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The good news is that the Government of Canada set aside in the budget $12-billion for roads, bridges, public transit and other stimulus spending infrastructure initiatives.

The bad news is that only 12 per cent of the infrastructure stimulus package is out the door.

The worse news is that the lion's share of that was directed for partisan purposes.

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Liberal Infrastructure critic Gerard Kennedy's database demonstrates an astonishing predisposition among the Conservatives to lard pork into their own ridings, while those held by the opposition go hungry.

The point isn't that opposition ridings got no projects. They did.

The point is that the preponderance of projects went to Conservative MPs.

The worst example is in British Columbia, where ridings held by the government received 13 times more than those held by the opposition.

What makes this stunning is not the partisanship of public spending. Governments since the days of the Château Clique have used taxpayer dollars to reward friends and supporters.

But prior scandals of this sort were typically involving secondary initiatives with middling importance to both the economy and the political outcomes of the government.

What makes this story stand out is that a government that has bet its very survival in the economic success of the stimulus package would be this dumb.

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Unemployment and economic distress occurs across the nation. Tending to the challenge just in those seats held by Conservative MPs leaves most of Quebec, Ontario and Atlantic Canada, along with assorted places elsewhere, potentially dragging down the recovery in the rest of the country.

Creating an economic drag in the East hurts the West.

Low demand for Alberta oil or Saskatchewan wheat would be as damaging in Calgary or Saskatoon as Toronto or Montreal.

Slow revenue returns from central Canada still compromise the funding of social programs in the West.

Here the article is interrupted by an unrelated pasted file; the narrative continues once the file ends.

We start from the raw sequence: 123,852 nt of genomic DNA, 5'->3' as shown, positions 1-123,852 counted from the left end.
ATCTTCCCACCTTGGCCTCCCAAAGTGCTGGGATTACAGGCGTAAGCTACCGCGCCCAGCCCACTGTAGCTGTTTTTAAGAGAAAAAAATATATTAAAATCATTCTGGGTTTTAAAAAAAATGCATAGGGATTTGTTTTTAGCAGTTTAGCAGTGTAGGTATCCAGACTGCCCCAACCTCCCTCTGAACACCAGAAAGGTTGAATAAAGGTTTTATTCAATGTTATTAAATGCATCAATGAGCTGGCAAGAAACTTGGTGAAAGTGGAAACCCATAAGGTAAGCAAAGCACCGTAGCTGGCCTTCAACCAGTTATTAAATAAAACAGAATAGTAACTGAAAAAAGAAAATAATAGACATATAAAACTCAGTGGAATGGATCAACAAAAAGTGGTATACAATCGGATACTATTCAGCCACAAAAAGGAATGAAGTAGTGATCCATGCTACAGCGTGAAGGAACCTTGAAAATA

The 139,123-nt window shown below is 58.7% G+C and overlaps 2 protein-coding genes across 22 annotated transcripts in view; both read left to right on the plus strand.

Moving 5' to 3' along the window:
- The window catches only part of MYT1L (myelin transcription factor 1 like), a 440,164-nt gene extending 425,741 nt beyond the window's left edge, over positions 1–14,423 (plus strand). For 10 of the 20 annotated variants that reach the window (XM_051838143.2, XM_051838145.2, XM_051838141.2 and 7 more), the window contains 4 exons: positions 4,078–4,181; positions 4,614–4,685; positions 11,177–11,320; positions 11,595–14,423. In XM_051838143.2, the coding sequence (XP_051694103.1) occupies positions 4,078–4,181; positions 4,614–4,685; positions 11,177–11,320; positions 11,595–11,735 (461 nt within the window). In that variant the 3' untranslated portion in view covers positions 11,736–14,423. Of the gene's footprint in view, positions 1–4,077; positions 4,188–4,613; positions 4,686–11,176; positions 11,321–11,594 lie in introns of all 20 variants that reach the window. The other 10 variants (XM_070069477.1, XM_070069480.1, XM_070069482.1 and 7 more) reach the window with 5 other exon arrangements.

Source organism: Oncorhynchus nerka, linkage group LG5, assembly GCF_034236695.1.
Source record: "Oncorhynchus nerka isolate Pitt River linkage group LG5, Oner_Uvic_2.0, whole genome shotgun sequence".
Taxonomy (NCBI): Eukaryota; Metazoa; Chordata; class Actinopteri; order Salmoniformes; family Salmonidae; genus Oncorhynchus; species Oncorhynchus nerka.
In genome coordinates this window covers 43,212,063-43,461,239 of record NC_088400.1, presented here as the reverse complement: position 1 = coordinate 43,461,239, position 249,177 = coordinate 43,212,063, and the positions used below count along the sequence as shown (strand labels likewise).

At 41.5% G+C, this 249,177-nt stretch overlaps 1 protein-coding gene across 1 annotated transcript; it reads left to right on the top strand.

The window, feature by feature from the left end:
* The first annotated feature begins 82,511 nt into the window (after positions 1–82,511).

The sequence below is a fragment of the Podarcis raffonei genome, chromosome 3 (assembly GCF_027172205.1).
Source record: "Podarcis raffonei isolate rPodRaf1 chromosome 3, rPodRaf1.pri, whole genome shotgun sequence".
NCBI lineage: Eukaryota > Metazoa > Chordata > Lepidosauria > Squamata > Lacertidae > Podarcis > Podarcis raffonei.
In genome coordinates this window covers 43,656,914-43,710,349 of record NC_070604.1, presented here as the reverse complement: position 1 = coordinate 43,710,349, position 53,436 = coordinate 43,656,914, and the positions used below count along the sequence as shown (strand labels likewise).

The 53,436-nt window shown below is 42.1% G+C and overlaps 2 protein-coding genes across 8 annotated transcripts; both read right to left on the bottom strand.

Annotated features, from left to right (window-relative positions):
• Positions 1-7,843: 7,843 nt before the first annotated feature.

A new pool at the civil centre is great, but if the economy is still underperforming the CPC will feel pain at the polls, notwithstanding the pools.

Tying up the stimulus in red tape was the Conservatives fault. Had they flowed the money through municipalities directly, as the opposition pointed out, the dollars would already be creating jobs. But the government chose to retain control spending so they could direct projects where they liked.

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The results speak for themselves: 12 per cent spent and over-weighted toward places represented by the front bench.

But that isn't the end of it.

"Cash for Cons" went from bad policy to scandal today, with the admission from the past CPC candidate in Markham that his community would feel an infrastructure shortage until they voted him in.

Already, columnists are comparing it to the sponsorship scandal, which is unfortunate and reflects the short collective memory.

The appropriate analogy from recent scandals is the "billion dollar boondoggle." That was about the political direction of money into particular ridings, the inept dispersion of public funds, and a misguided attempt by the government to stimulate the economy that turned into a political albatross.

So, if that was the "billion dollar boondoggle" this must be the "twelve billion dollar boondoggle."

(As an aside, I would pay about that sum just to hear Preston Manning say "boondoggle" one more time…)



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